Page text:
My chaps at the men's shed (a mix of professionals from education, industry and military mainly ) come up with better ideas both on a local level and a national level.

What we need is big ideas and big men to carry them out..

When the government comes up with dropping HS2 at their Tory conference. You know the pantry is empty!
 
They have some strange ideas with regards to employers like ending the qualifying periods for basic rights which I always thought was a probationary period in which you have to prove yourself and are not actually employed, they want to make flexible working a day one right which is no use to many busineses as they need someone to be there for a known time and not decide to have Mondays off and would make things much harder for the employer as well as expensive by giving them to much at the detrement of the business. I think it is the employee who needs to decide if the job is suitable and then earn the privaledges rather than be given them on a plate as a right. Some others are just a joke like if working from home Labour would quote " the Labour Party, if elected would introduce new rights to protect workers from remote surveillance " . So as an employer you not only become less productive if you have workers at home but also lose the right to ensure they are delivering and not just getting paid! Working from home needs to become the exception and only for certain jobs and working from home should have it's own tax bracket so they pay more, it is after all a perk where they save the cost of commuting and not spending in the local economy.
I'd think that more rights for workers would not be a bad thing (given some of the awful zero hours stuff in use now).

As for WFH; I do it, and find I end up working far more hours (because the kit I need is always present, and I'm not having to waste my time commuting) - so my employer gets far more hours out of me than they would if I had to make it into an office every day. The use of remote surveillance tools is a "known" thing in my industry, but is looked upon very poorly (I suspect it's another idea we've imported from the US). Judge people on results, not counting the number of hours they spend sitting at a desk (metrics vary by role, obviously).

But regardless, a bunch of people working from home (and a few more rights for workers) isn't exactly going to bring the country to its knees. Certainly not on the scale of the last few years of "Truss budgets" etc.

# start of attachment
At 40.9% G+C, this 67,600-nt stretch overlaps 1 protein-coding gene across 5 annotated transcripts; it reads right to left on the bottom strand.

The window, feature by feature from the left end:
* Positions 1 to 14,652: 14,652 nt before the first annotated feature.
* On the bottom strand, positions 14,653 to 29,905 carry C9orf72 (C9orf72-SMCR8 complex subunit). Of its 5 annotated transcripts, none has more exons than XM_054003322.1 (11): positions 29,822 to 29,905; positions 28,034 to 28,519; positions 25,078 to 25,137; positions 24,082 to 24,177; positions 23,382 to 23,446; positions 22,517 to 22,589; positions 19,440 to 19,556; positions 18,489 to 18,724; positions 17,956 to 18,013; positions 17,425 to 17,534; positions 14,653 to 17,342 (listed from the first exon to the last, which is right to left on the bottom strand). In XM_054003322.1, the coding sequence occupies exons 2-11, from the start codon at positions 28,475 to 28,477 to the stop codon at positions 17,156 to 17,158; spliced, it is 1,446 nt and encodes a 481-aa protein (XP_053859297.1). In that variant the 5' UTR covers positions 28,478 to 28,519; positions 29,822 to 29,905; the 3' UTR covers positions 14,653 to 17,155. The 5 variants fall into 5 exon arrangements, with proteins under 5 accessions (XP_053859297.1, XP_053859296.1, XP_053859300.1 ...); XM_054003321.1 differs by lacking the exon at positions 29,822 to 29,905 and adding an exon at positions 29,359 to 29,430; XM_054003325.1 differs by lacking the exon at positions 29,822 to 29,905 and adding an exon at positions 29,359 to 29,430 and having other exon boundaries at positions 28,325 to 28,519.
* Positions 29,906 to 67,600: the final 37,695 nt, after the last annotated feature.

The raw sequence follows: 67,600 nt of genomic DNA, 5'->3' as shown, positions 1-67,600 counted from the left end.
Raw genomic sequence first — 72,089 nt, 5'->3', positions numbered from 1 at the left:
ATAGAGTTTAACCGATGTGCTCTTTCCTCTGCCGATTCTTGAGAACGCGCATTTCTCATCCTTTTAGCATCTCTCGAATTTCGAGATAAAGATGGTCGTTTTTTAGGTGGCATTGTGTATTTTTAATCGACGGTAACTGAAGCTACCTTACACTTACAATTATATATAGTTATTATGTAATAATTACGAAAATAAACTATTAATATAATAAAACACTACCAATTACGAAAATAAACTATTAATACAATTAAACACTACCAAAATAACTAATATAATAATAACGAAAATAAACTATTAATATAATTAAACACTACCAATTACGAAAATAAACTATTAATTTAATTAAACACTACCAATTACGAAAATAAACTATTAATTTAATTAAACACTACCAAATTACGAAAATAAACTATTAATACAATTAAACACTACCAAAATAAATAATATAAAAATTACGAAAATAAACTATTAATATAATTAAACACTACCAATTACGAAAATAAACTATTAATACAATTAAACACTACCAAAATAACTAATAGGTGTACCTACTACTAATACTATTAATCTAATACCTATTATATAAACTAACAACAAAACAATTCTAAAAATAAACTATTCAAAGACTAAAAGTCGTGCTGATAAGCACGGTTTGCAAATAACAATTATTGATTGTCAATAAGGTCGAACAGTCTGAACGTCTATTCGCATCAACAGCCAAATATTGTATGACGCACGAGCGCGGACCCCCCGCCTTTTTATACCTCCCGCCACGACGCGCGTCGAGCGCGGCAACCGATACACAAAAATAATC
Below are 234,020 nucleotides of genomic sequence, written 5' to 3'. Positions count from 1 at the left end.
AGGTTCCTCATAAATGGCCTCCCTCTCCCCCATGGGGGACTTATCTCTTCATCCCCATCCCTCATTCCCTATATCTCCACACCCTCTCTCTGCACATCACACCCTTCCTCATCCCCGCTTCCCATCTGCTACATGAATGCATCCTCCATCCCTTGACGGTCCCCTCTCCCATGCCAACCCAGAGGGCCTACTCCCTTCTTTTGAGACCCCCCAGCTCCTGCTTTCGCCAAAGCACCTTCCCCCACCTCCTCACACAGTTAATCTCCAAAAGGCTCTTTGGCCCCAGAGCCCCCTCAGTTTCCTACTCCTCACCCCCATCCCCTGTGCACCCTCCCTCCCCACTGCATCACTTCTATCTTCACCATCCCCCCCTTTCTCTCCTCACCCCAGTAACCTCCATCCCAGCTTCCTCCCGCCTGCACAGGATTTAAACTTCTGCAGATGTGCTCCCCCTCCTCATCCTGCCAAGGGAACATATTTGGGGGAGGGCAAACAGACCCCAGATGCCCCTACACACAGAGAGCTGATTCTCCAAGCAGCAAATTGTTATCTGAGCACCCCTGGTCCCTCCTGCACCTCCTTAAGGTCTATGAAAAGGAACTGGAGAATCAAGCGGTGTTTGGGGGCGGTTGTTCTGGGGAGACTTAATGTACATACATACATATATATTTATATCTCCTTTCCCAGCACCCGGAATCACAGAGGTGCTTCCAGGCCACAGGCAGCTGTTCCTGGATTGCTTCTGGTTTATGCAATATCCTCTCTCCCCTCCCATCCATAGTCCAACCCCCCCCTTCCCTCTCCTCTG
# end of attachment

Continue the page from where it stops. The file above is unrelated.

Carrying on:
The problem I have with politics ATM, ignoring the left or the right division is the sheer lack of ideas, drive and courage to do things in this country.

My chaps at the men's shed (a mix of professionals from education, industry and military mainly ) come up with better ideas both on a local level and a national level.

What we need is big ideas and big men to carry them out..

When the government comes up with dropping HS2 at their Tory conference. You know the pantry is empty!
The problem is that any "great" idea is going to hugely excite a minority of voters, and horrify a percentage of others (and the negative voices will be loud). Plus anything that might actually make the country better for the majority would be firmly opposed by those with wealth and power; who would then use their influence (newspapers etc) to ward the plebs off from voting for it.
 
The complete absence of ambition from all major parties (bar one) is depressing - the goal is clearly "avoid upsetting anyone", the result wholly unconvincing:
  • Labour - insist the last 14 years have been characterised by "chaos", their slogan is "change", the manifesto an exercise in trivia and spin
  • Tory - insist they have a plan, ignore the past as successes are limited, have run out of ideas, making material changes is an admission failure whilst in power
  • LibDem - more radical than the two above, but not much, at least Brexit and EU gets a mention
Reform have a clear plan. Many will identify with some proposals, conveniently overlooking that as a package it is economically garbage with implausible assumptions, and unconcerned that many would judge them socially unacceptable. Major red meat plans:
  • freeze non-essential immigration, small boat illegal migrants taken back to France
  • increase personal allowances to £20k
  • inheritance tax limit increased to £2m
  • scrap net zero target
  • tax relief on school fees
  • extra £17bn for NHS, tax relief on private health, NHS vouchers to fund private care
  • zero tolerance policing
  • leave ECHR
For those interested the Reform contract is here Reform
 
The complete absence of ambition from all major parties (bar one) is depressing - the goal is clearly "avoid upsetting anyone", the result wholly unconvincing:
I agree. The "one" being the Green party.